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Category:    Home > Reviews > Documentary > Music > Electronica > Mixing-DJs > Modulations - Cinema For The Ear (Documentary)

Modulations - Cinema For The Ear (Documentary)


Picture: C+     Sound: C+     Extras: D     Film: B



For all of its success, the world of Electronica and Turntablists are still only passively in the mainstream.  Fans want it to stay that way, and most people could not even define Electronica and Turntablists, let alone name its artists.  Iara Lee’s Modulations was made in 1998, and despite its age, still vital information about the rise of these movements, and their roots.


The film begins with the effect of the atomic age, the rise of making sounds electronically in any way, shape or form via people like John Cage, and how this eventually accumulated in the 1970s post-Beatles era to Giorgio Moroder’s landmark work with Donna Summer.  Hip Hop came out of this era, but this even more advanced and developing set of genres took off, as is often the case, in England.  This includes a “Jungle” cycle that has clashing music types trying to find harmony that is very native to the scene in England.


Kraftwerk’s electronic work is also sited, as well as that of a few other pioneers, but the bulk of the music and interviews involve new artists.  I think the idea that music is being expanded all the time in these genres is a big myth, but it is still some of the most interesting music being made today that you are (still) not hearing.  The majors tried to give this kind of music a commercial push a few years ago, but when the returns were not instant, they abandoned it.  This is not to say that this would be megahit music, but that the labels would rather charge outrageous money for pre-packaged garbage then find something people would honestly like without having it forced on them.  At least these music forms are coming from somewhere honest among the artists, which is why they continue to survive and thrive without major label support.  Modulations documents this well.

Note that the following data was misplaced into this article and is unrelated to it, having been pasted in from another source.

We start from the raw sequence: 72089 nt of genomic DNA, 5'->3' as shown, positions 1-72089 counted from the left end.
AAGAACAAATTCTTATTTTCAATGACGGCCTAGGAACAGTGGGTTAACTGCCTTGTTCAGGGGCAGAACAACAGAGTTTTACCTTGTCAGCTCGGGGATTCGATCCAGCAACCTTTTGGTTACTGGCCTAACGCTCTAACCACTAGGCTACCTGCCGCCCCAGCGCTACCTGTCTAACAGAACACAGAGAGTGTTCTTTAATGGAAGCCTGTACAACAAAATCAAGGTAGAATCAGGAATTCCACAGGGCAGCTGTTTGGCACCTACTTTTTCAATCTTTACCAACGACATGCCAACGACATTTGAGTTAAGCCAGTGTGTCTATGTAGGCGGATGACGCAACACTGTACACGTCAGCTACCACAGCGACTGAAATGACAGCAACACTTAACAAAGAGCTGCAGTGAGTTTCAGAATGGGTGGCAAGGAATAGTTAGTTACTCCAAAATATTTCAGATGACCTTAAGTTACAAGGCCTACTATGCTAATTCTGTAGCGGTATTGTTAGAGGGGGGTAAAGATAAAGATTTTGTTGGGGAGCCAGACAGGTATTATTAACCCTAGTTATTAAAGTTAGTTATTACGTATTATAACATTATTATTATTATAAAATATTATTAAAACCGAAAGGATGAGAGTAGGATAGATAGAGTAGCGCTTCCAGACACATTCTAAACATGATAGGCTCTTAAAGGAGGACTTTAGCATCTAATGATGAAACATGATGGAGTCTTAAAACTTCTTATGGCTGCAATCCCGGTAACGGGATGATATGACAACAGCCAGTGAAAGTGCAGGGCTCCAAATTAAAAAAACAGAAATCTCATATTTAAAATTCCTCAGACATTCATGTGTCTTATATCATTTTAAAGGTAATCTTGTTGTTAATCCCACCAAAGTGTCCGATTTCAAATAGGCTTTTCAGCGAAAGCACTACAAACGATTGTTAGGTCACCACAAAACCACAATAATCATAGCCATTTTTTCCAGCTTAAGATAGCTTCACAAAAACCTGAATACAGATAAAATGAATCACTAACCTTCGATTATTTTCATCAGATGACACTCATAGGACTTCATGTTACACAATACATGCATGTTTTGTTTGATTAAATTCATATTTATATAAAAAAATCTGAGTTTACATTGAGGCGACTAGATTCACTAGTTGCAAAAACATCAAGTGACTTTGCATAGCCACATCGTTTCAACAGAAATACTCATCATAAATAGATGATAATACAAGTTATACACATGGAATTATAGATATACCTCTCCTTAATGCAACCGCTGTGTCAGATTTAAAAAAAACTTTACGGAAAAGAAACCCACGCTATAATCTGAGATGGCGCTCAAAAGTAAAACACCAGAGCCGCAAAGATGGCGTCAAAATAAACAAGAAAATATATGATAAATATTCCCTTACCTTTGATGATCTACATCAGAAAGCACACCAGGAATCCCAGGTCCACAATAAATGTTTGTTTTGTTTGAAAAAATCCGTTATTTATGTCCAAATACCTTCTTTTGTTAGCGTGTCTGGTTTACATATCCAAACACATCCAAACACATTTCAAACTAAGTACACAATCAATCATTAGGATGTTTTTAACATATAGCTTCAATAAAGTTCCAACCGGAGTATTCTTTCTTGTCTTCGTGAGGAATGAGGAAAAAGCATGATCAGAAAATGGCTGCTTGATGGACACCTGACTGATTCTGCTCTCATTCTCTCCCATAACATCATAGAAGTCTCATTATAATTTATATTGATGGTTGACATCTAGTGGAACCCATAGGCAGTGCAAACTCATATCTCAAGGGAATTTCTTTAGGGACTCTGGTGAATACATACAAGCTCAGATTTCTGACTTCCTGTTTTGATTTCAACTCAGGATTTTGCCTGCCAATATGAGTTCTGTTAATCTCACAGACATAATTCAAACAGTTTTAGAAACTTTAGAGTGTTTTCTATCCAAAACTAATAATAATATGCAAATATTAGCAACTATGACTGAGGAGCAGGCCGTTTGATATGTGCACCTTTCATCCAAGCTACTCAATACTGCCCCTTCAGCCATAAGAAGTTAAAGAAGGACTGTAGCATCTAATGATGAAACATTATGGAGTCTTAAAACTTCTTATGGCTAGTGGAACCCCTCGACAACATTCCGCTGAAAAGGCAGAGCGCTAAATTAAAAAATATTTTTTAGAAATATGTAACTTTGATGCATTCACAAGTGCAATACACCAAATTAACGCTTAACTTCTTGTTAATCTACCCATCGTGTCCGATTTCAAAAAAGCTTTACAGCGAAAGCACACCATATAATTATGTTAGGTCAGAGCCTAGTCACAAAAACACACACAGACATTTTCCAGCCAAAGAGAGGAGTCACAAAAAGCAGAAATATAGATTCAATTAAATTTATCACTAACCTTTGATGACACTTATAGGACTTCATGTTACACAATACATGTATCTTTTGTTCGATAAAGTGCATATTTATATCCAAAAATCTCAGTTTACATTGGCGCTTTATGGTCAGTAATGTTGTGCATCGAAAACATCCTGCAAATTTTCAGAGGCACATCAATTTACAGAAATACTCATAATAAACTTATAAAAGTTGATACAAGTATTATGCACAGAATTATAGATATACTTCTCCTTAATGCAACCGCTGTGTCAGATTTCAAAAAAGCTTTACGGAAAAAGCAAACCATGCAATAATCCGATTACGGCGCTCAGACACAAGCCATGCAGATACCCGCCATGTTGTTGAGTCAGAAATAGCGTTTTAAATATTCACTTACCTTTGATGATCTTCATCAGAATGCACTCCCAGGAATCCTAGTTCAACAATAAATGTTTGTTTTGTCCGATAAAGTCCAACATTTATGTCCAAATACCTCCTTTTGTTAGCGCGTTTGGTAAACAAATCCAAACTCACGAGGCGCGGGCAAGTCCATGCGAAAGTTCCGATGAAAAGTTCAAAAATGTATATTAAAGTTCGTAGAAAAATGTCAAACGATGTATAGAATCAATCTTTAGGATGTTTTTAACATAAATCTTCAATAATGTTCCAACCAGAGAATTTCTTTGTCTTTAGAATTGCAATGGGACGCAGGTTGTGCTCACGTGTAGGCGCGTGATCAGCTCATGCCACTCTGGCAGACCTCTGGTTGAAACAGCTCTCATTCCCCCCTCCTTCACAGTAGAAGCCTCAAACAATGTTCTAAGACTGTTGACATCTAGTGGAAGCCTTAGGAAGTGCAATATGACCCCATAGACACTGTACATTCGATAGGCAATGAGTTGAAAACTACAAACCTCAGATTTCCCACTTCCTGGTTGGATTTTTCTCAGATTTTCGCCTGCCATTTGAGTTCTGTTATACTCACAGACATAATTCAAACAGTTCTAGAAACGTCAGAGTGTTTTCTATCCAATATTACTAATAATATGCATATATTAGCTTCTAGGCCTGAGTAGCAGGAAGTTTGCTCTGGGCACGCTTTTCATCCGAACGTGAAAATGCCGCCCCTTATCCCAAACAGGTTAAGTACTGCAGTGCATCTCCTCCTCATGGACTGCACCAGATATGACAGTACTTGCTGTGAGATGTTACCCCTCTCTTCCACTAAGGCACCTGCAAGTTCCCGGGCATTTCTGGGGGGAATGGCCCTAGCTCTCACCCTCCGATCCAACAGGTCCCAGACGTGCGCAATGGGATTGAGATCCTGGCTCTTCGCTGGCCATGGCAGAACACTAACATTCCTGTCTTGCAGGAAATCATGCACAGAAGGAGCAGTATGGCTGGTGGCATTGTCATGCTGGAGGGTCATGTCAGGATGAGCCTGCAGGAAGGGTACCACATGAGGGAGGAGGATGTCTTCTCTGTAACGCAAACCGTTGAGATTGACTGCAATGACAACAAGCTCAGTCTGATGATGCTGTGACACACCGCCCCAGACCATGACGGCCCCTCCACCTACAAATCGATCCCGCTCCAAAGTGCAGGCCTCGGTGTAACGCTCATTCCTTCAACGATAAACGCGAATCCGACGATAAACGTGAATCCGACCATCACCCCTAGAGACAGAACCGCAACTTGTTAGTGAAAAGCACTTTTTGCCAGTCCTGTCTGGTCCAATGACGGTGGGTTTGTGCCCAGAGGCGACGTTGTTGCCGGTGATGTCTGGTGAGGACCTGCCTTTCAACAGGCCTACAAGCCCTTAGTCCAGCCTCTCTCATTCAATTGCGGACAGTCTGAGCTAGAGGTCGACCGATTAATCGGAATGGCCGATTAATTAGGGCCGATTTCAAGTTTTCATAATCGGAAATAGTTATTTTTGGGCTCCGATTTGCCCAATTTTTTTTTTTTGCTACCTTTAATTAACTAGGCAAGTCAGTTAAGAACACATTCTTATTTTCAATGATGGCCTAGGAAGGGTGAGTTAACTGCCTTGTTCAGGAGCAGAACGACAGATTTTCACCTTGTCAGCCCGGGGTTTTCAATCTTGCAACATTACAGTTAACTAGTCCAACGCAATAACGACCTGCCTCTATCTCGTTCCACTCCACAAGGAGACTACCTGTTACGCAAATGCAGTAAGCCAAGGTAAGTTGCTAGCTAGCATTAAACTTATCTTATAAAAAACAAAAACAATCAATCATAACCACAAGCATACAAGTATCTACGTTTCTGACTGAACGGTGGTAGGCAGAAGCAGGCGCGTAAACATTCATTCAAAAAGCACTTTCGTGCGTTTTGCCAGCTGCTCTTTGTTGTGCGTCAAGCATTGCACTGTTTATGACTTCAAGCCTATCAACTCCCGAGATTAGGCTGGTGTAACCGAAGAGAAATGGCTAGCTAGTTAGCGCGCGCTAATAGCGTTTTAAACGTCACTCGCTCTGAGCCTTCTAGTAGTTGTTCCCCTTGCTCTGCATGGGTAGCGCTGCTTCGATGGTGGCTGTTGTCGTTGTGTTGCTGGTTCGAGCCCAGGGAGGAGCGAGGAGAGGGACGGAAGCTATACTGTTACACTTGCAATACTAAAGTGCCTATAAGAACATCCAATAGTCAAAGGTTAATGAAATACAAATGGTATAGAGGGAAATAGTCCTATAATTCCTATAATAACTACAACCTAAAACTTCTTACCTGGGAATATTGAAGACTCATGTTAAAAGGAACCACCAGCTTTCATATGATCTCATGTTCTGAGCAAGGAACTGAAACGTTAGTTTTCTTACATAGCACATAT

The anamorphically enhanced 1.78 X 1 image mixes all kinds and styles of footage, tape, film and stills.  The editing is often to the music, but the interview segments are appropriately stable enough.  Marcus Burnett and Paul Yates shot the new material and this is from a film print, so you can see any video and its dulled-down colors. The Dolby Digital 2.0 Stereo has some healthy Pro Logic surrounds, but that is only occasionally.  This is mostly word-based.  Oddly, a “VHS Hi-Fi” logo appears on the back of the DVD case, but there is no FM analog sound on any DVD and that should be ignored.  The only extra is a trailer and some Japanese-only text.


One thing that has developed in films is the clichéd movie moment when characters land up at a rave party, where people dance to this music.  You can always tell by the same lame camera shot which is usually a medium shot of several people dancing to the music, which itself is something you never heard before and is usually crap.  Modulations is about the real thing, which just about all such films are not.  The program is only 74 minutes, but it is a volume worthy of Scratch, This Is Skint, or the few others that have actually been competent enough to deal with the subject intelligently.  That is why it is strongly recommended.



-   Nicholas Sheffo


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